ATP Tour, Inc. v. Deutscher Tennis Bund, --- A.3d ---, No. 534, 2013, 2014 WL 1847446 (Del. May 8, 2014).
 Third Point, LLC v. Ruprecht, C.A. No. 9508-VCP, 2014 WL 1922029 (Del. Ch. May 2, 2014).
The staff of the SEC’s Division of Corporation Finance recently published a series of Compliance and Disclosure Interpretations (CDIs) regarding the use of social media, such as Twitter, in business combinations, securities offerings, proxy solicitations and tender offers (the guidance can be found here. (Questions 110.01, 110.02, 164.02, 232.15 and 232.16)). The new guidance permits social media users to satisfy SEC legend requirements — if the communication platform imposes certain limitations on the number of characters or amount of text — by using an active hyperlink to the full legend. While the new guidance is not a free pass for all social media platforms, it enhances the ability to use character-limited social media platforms such as Twitter (but not Facebook or LinkedIn) in connection with these transactions.
Description of the Guidance
The new guidance recognizes both the growing interest in social media as a means to communicate with security holders and potential investors and the technological limitations imposed by some platforms. Although not official statements, rules or regulations of the SEC, the CDIs provide useful information and insight into the SEC’s views on social media usage in these contexts.
Under the new guidance, using an active hyperlink to the required legend will suffice in certain circumstances. Use of a hyperlink to satisfy the legend requirement is permitted only where:
The electronic communication is distributed through a platform that has limitations on the number of characters or amount of text that may be included in a communication;
The inclusion of the legend, together with the other information, would cause the communication to exceed the limit on the number of characters or amount of text; and
The communication contains an active hyperlink to the required legend and prominently conveys, through introductory language or otherwise, that important or required information is provided through the hyperlink.
The communications covered by the guidance include:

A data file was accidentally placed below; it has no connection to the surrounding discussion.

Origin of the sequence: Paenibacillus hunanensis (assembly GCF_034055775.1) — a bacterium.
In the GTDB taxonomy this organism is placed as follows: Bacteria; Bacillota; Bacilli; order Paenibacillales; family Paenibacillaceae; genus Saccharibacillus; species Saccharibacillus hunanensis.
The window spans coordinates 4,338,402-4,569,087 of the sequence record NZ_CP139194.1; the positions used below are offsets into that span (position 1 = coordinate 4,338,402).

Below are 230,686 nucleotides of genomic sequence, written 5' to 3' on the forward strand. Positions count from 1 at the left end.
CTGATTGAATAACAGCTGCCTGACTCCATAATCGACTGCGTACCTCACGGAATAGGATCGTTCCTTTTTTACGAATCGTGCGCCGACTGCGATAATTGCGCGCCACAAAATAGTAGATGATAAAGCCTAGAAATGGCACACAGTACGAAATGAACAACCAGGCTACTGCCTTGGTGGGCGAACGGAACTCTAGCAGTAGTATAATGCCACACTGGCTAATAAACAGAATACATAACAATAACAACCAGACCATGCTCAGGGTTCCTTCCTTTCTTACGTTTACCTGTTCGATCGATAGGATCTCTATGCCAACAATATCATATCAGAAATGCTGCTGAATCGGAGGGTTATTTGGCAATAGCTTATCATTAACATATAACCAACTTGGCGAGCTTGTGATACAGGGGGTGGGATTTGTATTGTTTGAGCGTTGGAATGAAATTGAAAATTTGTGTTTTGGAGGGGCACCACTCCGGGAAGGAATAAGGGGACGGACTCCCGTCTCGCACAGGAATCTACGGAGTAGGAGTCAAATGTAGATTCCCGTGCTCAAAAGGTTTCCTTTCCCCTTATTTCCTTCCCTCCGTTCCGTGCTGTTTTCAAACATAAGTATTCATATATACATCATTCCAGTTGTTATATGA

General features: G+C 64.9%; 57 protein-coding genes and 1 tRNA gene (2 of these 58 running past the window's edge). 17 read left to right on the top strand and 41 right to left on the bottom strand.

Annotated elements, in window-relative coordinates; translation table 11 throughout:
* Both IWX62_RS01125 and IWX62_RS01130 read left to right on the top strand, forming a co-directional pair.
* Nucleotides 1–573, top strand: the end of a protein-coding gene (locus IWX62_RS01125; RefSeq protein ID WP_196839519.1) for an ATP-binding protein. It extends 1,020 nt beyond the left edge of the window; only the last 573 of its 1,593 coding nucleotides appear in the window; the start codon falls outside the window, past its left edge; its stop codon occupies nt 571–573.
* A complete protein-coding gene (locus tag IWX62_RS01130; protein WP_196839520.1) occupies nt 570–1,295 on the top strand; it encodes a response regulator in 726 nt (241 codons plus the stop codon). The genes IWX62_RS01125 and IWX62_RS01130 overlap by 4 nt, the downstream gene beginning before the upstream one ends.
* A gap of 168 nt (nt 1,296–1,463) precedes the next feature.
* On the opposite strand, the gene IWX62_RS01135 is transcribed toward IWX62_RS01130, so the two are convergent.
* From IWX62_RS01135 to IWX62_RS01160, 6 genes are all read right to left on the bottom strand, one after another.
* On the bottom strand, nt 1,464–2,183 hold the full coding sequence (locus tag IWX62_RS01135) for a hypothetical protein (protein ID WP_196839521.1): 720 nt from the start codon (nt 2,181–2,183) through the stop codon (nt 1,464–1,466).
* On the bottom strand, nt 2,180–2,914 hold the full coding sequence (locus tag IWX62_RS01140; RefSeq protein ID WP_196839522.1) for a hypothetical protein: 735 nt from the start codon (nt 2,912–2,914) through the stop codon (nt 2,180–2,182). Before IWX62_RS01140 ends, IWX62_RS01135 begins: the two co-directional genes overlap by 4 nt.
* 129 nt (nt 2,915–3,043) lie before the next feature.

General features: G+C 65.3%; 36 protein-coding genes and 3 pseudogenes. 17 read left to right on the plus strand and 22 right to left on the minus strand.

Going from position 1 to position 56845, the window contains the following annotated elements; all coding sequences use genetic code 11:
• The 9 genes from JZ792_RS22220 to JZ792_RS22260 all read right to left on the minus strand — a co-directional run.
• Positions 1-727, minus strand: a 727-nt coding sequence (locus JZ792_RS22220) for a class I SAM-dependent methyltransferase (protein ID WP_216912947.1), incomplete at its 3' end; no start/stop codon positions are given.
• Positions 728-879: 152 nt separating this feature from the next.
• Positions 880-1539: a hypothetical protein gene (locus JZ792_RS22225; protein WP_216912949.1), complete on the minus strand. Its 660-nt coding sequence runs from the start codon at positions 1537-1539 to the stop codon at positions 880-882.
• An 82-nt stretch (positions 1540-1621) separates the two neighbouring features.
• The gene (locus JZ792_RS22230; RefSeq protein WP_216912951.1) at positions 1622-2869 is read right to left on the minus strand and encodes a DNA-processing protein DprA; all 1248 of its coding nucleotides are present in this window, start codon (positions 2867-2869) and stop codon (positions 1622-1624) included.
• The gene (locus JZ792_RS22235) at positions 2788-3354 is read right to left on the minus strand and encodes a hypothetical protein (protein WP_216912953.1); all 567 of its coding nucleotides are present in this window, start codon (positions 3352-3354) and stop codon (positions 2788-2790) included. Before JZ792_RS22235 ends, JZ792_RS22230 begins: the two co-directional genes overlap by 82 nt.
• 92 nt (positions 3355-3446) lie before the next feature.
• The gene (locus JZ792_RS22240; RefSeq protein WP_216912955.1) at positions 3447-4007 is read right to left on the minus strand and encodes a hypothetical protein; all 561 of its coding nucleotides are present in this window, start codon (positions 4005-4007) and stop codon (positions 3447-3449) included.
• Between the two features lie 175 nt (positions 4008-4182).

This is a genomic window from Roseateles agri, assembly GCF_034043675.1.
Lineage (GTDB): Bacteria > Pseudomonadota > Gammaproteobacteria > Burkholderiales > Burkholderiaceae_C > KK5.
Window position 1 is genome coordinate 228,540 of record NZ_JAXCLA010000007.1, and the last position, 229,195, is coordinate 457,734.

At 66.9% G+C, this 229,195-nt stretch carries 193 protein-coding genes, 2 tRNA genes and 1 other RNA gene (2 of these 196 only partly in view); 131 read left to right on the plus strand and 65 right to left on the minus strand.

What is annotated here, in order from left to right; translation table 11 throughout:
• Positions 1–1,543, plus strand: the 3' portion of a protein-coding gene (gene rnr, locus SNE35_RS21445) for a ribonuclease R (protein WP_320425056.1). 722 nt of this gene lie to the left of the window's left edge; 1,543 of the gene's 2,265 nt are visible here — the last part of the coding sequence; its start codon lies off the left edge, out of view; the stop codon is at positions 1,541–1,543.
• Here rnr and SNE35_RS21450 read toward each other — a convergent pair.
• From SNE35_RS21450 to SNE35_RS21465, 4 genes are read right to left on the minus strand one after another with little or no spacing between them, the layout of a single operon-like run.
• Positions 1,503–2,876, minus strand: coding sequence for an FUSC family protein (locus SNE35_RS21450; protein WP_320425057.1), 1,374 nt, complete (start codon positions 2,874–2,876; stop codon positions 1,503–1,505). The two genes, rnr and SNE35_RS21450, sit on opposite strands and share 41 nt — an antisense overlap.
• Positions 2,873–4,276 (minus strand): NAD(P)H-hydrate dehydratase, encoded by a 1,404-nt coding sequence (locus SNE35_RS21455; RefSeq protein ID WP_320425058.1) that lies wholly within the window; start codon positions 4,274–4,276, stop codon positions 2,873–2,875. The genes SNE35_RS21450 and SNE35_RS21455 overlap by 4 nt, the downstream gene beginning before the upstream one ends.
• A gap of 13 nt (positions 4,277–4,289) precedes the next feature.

Communications made pursuant to Rule 165 under the Securities Act of 1933, as amended (the Securities Act), in connection with a pending business combination in which securities will be offered.
Offering announcements made in reliance on Securities Act Rule 134 and free writing prospectuses in accordance with Securities Act Rule 433 relating to securities offerings.
Proxy solicitations before delivery of a proxy statement pursuant to Rule 14a-12 under the Securities Exchange Act of 1934, as amended (the Exchange Act).
Pre-commencement tender offer communications under Exchange Act Rules 13e-4, 14d-2 and 14d-9.
Re-tweets in Public Offering Context
The SEC staff also clarified that, in the context of a securities offering, a third-party re-transmission (such as a “re-tweet”) of an issuer’s social media electronic communication originally made in compliance with Securities Act Rule 134 or 433 would generally not be attributable to the issuer. The guidance would require that in this context (1) the third party that re-transmits the issuer’s communication is neither an offering participant nor acting on behalf of the issuer or an offering participant; and (2) the issuer has no involvement in the third-party’s re-transmission beyond having initially prepared and distributed the communication in compliance with Securities Act Rule 134 or 433. In these circumstances, the re-transmission will not be attributable to the issuer, and the issuer would not be required to ensure the re-transmission’s compliance with Securities Act Rule 134 or 433.
Implications and Limitations of the Guidance
Because the active hyperlink solution is only available where inclusion of the legend in its entirety, together with the other information, would cause the communication to exceed the platform’s character or text limit, it is only useful for microblogging platforms such as Twitter. Though issuers and investors also make use of other social media platforms having certain character and length limitations, the new guidance does not provide any breathing room to use a hyperlinked legend where a social media platform allows for enough characters to include a full legend. For example, the guidance does not allow those using popular social media platforms such as LinkedIn and Facebook to max out a post with other content to avoid including the full legend. While companies are increasingly using Twitter for investor communications, anecdotal evidence suggests that a common use of Twitter feeds in these contexts is by shareholder activists looking to air their grievances. The new guidance may result in increased Twitter usage in activist campaigns, making it all the more important that companies monitor third-party social media communications about them. Companies may also wish to consider capitalizing on their increased freedom to use social media to expand their capabilities and comfort level with these communication avenues so they are better prepared to use them in the event of activist shareholder activity.